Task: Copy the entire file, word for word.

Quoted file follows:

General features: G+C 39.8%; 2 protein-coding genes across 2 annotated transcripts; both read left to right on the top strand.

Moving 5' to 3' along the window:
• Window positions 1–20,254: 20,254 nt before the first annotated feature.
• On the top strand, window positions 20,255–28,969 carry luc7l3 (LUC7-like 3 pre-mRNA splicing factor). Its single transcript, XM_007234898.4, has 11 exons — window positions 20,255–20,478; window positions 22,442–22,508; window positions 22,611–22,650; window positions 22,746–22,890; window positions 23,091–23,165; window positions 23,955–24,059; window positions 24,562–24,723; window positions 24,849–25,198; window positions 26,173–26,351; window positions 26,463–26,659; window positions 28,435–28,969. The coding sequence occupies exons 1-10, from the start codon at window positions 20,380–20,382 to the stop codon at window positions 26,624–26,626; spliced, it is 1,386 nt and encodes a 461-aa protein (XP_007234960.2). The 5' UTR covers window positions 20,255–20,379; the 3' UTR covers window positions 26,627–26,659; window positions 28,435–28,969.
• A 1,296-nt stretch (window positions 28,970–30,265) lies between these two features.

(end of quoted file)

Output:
General features: G+C 39.8%; 2 protein-coding genes across 2 annotated transcripts; both read left to right on the top strand.

Moving 5' to 3' along the window:
• Window positions 1–20,254: 20,254 nt before the first annotated feature.
• On the top strand, window positions 20,255–28,969 carry luc7l3 (LUC7-like 3 pre-mRNA splicing factor). Its single transcript, XM_007234898.4, has 11 exons — window positions 20,255–20,478; window positions 22,442–22,508; window positions 22,611–22,650; window positions 22,746–22,890; window positions 23,091–23,165; window positions 23,955–24,059; window positions 24,562–24,723; window positions 24,849–25,198; window positions 26,173–26,351; window positions 26,463–26,659; window positions 28,435–28,969. The coding sequence occupies exons 1-10, from the start codon at window positions 20,380–20,382 to the stop codon at window positions 26,624–26,626; spliced, it is 1,386 nt and encodes a 461-aa protein (XP_007234960.2). The 5' UTR covers window positions 20,255–20,379; the 3' UTR covers window positions 26,627–26,659; window positions 28,435–28,969.
• A 1,296-nt stretch (window positions 28,970–30,265) lies between these two features.